Vitamin D boost won’t help bone density

Vitamin D supplements do not help prevent fractures, increase bone mineral density or prevent falls in adults, a large review of studies has found. Dosage made no difference. In controlled trials using dosages above and below 800 units a day, they found no clinically significant differences between the groups. The lead author, Dr. Mark J. Bolland, said that aside from people with severe vitamin D deficiency, there are few people who need supplements. The findings come from an analysis of data involving more than 53,000 participants.

 

Omega-3 may help ease diagnosed anxiety

Omega-3 supplements may help reduce anxiety symptoms, a review of studies has concluded. The analysis, in JAMA Network Open, concluded that people with clinically diagnosed anxiety disorders who took large doses of the supplement — up to 2,000 milligrams a day — benefited most. The senior author, Dr. Yutaka Matsuoka, said omega-3 is not a substitute for evidence-based therapies but could be a promising alternative for patients who do not respond to psychotherapies.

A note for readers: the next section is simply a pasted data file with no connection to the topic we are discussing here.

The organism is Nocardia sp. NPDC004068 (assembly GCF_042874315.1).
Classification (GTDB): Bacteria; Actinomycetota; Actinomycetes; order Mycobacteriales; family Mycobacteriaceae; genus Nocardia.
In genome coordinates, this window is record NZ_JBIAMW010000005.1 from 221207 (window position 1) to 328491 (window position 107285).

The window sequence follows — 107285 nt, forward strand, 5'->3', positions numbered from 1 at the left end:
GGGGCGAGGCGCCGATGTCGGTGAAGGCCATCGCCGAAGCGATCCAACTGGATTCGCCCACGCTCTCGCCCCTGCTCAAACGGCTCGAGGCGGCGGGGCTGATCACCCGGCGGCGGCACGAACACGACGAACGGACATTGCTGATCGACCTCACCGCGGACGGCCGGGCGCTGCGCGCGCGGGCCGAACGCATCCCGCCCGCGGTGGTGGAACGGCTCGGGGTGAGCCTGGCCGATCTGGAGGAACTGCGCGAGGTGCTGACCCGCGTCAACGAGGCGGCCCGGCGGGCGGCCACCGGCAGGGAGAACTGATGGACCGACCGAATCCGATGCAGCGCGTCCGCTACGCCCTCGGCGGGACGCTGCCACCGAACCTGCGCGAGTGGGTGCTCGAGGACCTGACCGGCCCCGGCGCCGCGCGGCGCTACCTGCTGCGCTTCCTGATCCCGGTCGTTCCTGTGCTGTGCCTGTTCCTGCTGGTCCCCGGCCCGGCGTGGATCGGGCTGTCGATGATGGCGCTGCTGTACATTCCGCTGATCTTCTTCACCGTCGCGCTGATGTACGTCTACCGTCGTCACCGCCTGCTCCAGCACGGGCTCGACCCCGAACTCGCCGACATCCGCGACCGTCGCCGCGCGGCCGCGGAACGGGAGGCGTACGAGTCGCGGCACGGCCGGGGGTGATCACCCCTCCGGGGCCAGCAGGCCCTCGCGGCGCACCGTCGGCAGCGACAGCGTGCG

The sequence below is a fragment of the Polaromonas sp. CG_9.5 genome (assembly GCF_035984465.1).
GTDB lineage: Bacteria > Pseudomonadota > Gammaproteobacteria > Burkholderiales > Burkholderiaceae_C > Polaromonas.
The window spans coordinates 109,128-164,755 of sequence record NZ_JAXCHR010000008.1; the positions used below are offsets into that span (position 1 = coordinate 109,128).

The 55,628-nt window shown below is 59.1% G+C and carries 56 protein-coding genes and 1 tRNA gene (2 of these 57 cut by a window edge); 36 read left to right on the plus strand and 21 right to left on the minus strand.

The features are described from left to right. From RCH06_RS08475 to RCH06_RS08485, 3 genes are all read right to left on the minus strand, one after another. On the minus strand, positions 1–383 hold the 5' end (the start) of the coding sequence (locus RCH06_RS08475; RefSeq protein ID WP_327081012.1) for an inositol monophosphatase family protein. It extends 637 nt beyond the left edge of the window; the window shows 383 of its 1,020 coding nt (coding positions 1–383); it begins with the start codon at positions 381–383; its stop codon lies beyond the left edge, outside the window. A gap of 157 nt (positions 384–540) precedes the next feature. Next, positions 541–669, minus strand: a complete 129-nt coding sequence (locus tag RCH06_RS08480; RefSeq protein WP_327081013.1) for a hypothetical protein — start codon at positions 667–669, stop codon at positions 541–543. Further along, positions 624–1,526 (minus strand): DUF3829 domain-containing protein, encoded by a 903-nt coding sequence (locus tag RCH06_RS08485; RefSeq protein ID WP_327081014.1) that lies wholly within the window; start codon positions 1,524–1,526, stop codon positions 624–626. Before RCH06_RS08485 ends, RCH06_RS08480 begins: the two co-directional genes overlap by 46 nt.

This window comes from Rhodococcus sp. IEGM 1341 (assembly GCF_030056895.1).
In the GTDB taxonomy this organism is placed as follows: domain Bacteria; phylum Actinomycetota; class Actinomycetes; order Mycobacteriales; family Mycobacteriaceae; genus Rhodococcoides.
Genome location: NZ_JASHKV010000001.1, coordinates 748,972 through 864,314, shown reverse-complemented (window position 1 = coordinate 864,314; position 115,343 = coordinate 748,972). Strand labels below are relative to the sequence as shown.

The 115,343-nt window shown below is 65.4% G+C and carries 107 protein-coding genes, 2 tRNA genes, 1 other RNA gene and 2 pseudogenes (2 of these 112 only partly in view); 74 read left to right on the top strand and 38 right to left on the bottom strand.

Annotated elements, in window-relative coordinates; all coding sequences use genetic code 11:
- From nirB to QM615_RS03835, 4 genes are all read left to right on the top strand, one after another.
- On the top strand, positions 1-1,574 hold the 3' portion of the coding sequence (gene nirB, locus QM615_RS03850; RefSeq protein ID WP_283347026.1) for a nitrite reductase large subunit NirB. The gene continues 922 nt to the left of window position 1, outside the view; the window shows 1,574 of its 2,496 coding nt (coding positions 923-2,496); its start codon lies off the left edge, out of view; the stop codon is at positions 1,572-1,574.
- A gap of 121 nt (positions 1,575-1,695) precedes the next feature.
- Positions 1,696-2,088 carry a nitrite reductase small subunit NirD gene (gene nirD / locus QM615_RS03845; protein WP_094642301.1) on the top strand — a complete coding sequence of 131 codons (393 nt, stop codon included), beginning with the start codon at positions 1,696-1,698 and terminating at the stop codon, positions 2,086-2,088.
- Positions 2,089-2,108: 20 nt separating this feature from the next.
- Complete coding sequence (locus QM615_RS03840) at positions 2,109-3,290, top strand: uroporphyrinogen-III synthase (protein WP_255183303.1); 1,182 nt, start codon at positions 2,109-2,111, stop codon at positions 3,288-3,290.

Obesity linked to early colon cancer risk

Obesity is linked to an increased risk for colorectal cancer in younger women, research found. In an observational study in JAMA Oncology, researchers prospectively tracked the health of more than 85,000 women for 22 years, and found that the higher a woman’s body mass index, the greater her risk for early-onset colorectal cancer. Compared with women of normal weight — a body mass index between 18.5 and 22.9 — obese women, with a BMI over 30, had a 93 percent increased risk for the disease. Weight gain from age 18 on was also associated with colorectal cancer. Compared to women who gained 10 pounds or less, those who gained 44-88 pounds had a 65 percent increased risk, and those who gained more than that had more than double the risk.

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